A few facts are fairly well known about Thurgood Marshall. After a long and extremely successful career as a lawyer for the NAACP that began in the 1930s, John Kennedy appointed him to the U.S. Court of Appeals, Lyndon Johnson named him U.S. Solicitor General, then made him the first African-American on the U.S. Supreme Court, where he served from 1967 to 1991.

“Marshall” takes a look at Thurgood Marshall, the man, but it isn’t a biography. Instead, screenwriters Jacob and Michael Koskoff, along with director Reginald Hudlin, decided to concentrate on one case early in Marshall’s career, one that likely defined him as a force to deal with in the legal community, and set him on the road that would lead him to the top.

It’s the early 1940s, and Marshall (Chadwick Boseman) is the NAACP lawyer to call when a black man is in trouble. He’s also the one who the New York-based organization sends all over the country to do that difficult work in an America that, at the time, hardly blinked at the widespread problem of racism.

Connecticut is his destination in this case, one involving a black chauffeur who’s accused of beating and raping the wife of his wealthy employer. Marshall’s boss deems it important that an assistant goes along with him, and he turns out to be Sam Friedman (Josh Gad), a busy and respected civil lawyer, proficient in accident and insurance cases, suddenly stuck, against his will, on his first criminal case, and in over his head before he realizes it.

Boseman, in yet another real-life role, after playing Jackie Robinson in “42” and James Brown in “Get on Up,” portrays Marshall as fearless and confident, a take-charge kind of guy who carries his law books in suitcases (like James Stewart’s Ranse Stoddard in “The Man Who Shot Liberty Valance”), who knows his stuff and dresses well. He also understands the power of publicity, and gladly poses, with the initially unsure Friedman, when a newspaper photographer aims a camera at them.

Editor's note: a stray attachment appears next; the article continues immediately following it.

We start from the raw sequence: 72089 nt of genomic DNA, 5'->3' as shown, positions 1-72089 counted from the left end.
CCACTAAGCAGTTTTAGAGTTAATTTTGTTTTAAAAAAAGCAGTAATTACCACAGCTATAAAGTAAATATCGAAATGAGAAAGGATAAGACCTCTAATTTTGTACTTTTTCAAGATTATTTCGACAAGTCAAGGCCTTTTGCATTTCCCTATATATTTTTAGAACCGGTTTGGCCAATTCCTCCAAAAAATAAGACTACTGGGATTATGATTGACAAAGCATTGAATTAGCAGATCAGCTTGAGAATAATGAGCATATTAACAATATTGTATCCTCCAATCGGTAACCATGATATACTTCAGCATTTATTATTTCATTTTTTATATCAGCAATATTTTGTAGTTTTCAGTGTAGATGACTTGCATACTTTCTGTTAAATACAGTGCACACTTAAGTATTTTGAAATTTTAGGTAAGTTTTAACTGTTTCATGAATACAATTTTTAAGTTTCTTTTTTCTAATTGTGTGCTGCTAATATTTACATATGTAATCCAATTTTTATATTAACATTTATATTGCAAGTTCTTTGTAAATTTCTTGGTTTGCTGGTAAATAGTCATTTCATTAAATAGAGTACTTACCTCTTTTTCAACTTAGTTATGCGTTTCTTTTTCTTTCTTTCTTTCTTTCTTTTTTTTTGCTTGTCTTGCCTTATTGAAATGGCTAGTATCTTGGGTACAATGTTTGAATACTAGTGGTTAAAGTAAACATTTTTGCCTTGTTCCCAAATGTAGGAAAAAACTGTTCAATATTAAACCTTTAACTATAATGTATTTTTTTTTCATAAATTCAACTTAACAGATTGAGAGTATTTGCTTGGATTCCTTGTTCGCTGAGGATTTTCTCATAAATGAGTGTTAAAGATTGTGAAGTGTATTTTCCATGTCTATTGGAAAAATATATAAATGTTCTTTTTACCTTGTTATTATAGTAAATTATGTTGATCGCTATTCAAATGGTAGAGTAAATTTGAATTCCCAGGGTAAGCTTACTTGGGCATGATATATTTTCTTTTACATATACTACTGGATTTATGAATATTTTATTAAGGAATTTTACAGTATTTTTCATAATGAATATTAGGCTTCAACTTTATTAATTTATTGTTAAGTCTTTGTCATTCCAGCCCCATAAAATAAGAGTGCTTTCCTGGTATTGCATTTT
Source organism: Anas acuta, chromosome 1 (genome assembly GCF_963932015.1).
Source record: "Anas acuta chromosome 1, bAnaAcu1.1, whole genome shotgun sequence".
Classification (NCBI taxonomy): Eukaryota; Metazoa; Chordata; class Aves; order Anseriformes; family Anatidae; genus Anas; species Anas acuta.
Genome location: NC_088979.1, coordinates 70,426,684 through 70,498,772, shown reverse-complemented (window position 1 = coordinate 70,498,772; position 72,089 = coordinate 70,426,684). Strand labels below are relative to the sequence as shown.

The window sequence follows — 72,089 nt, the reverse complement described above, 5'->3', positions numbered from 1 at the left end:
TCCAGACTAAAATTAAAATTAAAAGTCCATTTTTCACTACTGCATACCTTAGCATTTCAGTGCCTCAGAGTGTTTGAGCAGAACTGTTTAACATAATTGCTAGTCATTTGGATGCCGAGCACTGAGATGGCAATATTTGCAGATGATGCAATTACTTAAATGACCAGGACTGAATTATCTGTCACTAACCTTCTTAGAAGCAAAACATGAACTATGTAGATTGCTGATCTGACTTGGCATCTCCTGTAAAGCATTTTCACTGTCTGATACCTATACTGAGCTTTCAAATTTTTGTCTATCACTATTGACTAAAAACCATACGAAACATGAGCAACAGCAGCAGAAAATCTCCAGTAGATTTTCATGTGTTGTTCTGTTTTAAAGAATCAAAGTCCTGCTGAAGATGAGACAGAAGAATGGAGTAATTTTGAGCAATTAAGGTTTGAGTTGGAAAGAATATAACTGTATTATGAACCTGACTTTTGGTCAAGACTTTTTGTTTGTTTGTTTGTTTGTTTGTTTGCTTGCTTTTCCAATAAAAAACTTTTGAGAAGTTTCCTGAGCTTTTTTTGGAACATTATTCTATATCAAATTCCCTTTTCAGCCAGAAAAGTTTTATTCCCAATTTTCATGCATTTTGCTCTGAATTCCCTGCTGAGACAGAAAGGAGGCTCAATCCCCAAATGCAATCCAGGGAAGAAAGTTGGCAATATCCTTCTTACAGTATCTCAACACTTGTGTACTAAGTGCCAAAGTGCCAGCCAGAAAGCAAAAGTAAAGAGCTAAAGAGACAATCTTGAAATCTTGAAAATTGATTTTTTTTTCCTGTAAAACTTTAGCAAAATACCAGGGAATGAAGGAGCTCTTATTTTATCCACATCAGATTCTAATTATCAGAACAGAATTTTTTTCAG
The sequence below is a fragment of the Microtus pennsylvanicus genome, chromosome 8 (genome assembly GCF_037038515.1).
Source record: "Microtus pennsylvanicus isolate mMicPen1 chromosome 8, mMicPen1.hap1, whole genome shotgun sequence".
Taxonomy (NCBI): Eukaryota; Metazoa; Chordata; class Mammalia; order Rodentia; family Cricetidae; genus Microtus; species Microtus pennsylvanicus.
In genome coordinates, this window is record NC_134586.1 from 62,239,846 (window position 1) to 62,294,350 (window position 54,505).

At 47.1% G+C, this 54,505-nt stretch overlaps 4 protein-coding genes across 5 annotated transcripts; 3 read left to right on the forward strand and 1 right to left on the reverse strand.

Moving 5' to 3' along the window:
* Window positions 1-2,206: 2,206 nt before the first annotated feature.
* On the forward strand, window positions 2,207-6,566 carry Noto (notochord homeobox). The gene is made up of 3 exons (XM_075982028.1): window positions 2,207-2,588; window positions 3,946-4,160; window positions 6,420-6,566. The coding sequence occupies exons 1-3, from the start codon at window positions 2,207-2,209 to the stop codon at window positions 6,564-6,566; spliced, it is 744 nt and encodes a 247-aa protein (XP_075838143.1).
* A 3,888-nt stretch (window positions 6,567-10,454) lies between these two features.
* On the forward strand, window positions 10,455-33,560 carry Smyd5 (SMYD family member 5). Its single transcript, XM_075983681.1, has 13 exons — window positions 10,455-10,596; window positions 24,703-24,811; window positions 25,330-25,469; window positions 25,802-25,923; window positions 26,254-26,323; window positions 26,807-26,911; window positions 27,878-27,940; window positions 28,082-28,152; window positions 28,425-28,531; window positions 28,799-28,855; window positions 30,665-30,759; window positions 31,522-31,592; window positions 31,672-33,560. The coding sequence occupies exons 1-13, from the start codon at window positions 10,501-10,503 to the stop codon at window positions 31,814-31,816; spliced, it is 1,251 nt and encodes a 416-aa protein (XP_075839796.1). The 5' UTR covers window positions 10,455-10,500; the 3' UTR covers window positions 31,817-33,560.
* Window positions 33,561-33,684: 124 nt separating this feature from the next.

To Gad’s credit, he takes what could have been a small role and makes it bigger than life. It’s a phenomenal performance, showing off the comic actor’s serious side whether he’s just subtly raising an eyebrow or holding forth in court. Which is something he gets plenty of opportunity to do, since the rude, demanding, manipulative, and blatantly racist Judge Foster (James Cromwell), who is presiding, will only allow Marshall to be in the courtroom; he’s ordered not to speak, thereby putting the onus of the case on his inexperienced “partner.” The only positive thing to say about the judge is that, though he’s incredibly impatient, he does abide by the law.

But this is a tough case, full of wrinkles. There are points where controversial questioning from both sides challenges the veracity of the accused, Joseph Spell (Sterling K. Brown), as well as the supposed victim, Eleanor Strubing (Kate Hudson). The same goes for certain expert witnesses. Is everyone lying? Is anyone telling the truth? Suffice it to say, the courtroom scenes get complicated.

As do things going on outside the courtroom. Lawyers for the defense get a lot of grief, and threats of violence, for what they’re doing. Flashbacks reveal what happened or might have happened, and offer clues to the truth. Tensions arise between members of the prosecution and defense, and between Marshall and Friedman, in a couple of scenes that are a bit too melodramatic. But the film remains a nail-biter right to the end, and leaves to door open for interested viewers to check out more about the life of this fascinating man.

— Ed Symkus writes about movies for More Content Now. He can be reached at esymkus@rcn.com.

“Marshall”
Written by Jacob Koskoff and Michael Koskoff; directed by Reginald Hudlin
With Chadwick Boseman, Josh Gad, Sterling K. Brown, Dan Stevens, Kate Hudson
Rated PG-13